By / August 12, 2022

30 French Senators Call for Cannabis Legalization

The legalization of cannabis is once again entering the French public debate. Thirty-one members of the Socialist group in the Senate, including their president Patrick Kanner, are pleading to legalize cannabis. They have announced a consultation with a view to tabling a bill in the face of a situation they deem “untenable” in an open letter published in Le Monde.

Cannabis Is Already Normalized in French Life

A report by the National Assembly published in May 2021 estimated that nearly 18 million French people had already consumed cannabis and that 1.5 million consume it regularly.

“Whether we like it or not, this is a social issue which the public authorities must take up,” judge the 31 signatories of the forum initiated by Senator Gilbert-Luc Devinaz and signed by the former Minister Laurence Rossignol.

To Act “More Effectively” Against Trafficking

“Without minimizing the health impact of cannabis consumption, we believe, like existing public policies for tobacco and alcohol or even gambling, that legalization will provide the means to act more effectively to further protect our fellow citizens and especially our youth,” they write. 

They see many benefits in cannabis legalization, such as “controlling the sanitary quality of the products consumed, significantly curbing traffic for the benefit of the disaster areas, developing large-scale prevention plans financed by the taxation of products, and the redeployment of law enforcement resources.”

In their view, “eventually, new tax revenues should be drawn from the cannabis trade and from the savings made in the area of ​​justice and the police,” which would make it possible to mobilize “significant resources both for prevention and for the rehabilitation and economic development.” 

Senators Announce a Broad Consultation to Come

They announce “to begin a broad consultation process to file a bill in the coming months to respond to this issue,” concluding: “Public opinion is ready, the legislator must act.”

At the start of 2019, nearly one in two French people (45%) said they were in favor of legalization, according to a survey by the French Observatory for Drugs and Drug Addiction (OFDT).

Faced with a very divided opinion and a taboo that has jumped internationally – Uruguay, Canada, and about fifteen American states authorize the recreational use of cannabis – the political class is wondering, all parties combined.

Some right-wing mayors have said they are in favor of legalization, such as Arnaud Robinet in Reims or Boris Ravignon in Charleville-Mézières. The executive remains reluctant: the Minister of the Interior, Gérald Darmanin, is fiercely opposed to it and has made the fight against trafficking with the support of Emmanuel Macron a priority for his term.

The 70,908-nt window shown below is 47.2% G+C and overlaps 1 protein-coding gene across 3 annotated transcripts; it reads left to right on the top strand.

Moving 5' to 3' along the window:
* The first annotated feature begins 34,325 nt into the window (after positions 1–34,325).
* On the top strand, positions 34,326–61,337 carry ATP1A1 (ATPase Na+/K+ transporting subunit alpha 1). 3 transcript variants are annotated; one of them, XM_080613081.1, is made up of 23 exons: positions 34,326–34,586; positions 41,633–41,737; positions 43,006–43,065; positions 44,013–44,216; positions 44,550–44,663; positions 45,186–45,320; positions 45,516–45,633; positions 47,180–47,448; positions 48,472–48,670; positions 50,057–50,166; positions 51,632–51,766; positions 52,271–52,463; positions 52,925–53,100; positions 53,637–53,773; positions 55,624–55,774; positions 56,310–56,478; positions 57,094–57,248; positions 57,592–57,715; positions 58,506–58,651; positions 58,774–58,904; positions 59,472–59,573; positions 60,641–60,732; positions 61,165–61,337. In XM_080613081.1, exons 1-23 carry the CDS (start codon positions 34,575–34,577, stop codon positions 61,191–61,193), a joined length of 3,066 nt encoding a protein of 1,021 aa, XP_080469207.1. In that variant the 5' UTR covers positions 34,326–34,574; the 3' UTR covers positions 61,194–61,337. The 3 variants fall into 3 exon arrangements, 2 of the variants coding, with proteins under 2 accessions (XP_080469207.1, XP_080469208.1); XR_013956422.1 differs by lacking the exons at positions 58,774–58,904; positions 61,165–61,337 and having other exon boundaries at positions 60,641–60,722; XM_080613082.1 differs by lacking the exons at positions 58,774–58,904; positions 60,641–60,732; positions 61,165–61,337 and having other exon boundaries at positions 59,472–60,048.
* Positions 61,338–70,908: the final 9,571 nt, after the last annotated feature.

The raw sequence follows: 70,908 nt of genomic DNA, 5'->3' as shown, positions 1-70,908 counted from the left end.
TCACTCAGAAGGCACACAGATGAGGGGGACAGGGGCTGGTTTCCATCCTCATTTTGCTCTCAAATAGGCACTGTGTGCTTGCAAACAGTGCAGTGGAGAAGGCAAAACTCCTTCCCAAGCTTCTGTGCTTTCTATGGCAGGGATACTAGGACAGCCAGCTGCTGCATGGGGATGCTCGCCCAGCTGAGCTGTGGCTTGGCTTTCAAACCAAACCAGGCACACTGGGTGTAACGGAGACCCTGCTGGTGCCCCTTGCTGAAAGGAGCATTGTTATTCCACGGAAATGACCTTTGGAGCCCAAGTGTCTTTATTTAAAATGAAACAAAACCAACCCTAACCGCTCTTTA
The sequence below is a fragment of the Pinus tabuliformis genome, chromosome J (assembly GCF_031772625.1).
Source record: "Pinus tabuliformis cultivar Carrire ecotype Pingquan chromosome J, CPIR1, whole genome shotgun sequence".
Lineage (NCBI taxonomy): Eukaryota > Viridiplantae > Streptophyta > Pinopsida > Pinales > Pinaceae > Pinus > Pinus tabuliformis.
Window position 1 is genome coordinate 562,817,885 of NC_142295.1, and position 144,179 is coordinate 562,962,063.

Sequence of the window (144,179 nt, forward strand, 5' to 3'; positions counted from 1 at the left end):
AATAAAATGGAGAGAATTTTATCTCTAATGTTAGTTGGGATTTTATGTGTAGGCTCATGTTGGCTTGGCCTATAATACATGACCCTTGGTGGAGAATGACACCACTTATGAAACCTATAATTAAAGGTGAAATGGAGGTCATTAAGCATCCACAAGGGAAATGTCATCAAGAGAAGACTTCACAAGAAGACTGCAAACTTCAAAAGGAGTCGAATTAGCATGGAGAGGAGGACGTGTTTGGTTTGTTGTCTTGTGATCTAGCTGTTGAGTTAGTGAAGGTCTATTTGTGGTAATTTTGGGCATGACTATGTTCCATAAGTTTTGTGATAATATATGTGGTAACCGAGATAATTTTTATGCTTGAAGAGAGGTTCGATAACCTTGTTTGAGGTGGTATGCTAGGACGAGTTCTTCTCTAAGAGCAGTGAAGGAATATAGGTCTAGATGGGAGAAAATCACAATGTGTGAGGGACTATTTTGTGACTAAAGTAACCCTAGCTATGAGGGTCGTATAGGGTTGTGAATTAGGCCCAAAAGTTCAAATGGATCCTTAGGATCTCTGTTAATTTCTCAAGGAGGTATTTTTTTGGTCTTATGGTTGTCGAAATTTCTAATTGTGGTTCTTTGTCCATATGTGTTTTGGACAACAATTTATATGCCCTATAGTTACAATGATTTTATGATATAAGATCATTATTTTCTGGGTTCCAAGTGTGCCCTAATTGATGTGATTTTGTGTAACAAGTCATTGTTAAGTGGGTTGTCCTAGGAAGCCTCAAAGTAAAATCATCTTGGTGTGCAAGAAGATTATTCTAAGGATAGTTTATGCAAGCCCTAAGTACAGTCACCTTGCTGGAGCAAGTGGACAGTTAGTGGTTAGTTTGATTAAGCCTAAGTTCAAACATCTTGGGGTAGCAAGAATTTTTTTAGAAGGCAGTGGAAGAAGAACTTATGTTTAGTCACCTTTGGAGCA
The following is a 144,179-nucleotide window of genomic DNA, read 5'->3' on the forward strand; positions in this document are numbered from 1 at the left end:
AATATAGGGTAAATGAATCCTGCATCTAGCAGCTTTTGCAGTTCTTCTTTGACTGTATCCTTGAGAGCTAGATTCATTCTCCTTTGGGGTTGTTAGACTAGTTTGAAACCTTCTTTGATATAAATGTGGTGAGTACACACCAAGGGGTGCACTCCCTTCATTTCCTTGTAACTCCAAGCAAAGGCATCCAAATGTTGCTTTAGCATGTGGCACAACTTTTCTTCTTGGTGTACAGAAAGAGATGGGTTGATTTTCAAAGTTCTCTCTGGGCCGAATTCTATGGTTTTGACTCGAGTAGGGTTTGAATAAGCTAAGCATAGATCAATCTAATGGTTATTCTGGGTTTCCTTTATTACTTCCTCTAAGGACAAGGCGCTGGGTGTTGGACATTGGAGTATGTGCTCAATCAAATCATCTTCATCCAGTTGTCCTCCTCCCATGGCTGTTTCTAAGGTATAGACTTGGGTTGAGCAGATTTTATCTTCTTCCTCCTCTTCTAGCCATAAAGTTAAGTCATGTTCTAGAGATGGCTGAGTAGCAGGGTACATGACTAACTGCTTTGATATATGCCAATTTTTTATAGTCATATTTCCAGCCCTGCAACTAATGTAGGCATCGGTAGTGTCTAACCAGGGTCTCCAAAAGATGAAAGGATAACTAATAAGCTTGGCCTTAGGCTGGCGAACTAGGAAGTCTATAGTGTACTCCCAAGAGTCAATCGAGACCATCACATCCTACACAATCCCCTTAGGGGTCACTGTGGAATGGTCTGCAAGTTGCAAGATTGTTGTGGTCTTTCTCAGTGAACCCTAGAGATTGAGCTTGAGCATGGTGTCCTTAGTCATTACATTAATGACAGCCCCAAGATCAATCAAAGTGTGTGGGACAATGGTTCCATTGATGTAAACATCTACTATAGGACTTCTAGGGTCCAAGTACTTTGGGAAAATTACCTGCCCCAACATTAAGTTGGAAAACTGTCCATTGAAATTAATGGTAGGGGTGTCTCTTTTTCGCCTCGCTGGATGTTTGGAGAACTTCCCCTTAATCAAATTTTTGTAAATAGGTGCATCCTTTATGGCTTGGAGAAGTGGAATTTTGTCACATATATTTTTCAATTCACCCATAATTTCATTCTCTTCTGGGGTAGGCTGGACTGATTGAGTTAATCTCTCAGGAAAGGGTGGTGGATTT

(Featured image by RODNAE Productions via Pexels)

DISCLAIMER: This article was written by a third-party contributor and does not reflect the opinion of, its management, staff, or its associates. Please review our disclaimer for more information.

This article may include forward-looking statements. These forward-looking statements generally are identified by the words “believe,” “project,” “estimate,” “become,” “plan,” “will,” and similar expressions. These forward-looking statements involve known and unknown risks as well as uncertainties, including those discussed in the following cautionary statements and elsewhere in this article and on this site. Although the Company may believe that its expectations are based on reasonable assumptions, the actual results that the Company may achieve may differ materially from any forward-looking statements, which reflect the opinions of the management of the Company only as of the date hereof. Additionally, please make sure to read these important disclosures.

First published by Le Point, a third-party contributor translated and adapted the article from the original. In case of discrepancy, the original will prevail.

Although we made reasonable efforts to provide accurate translations, some parts may be incorrect. assumes no responsibility for errors, omissions, or ambiguities in the translations provided on this website. Any person or entity relying on translated content does so at their own risk. is not responsible for losses caused by such reliance on the accuracy or reliability of translated information. If you wish to report an error or inaccuracy in the translation, we encourage you to contact us.

Comments are closed for this post.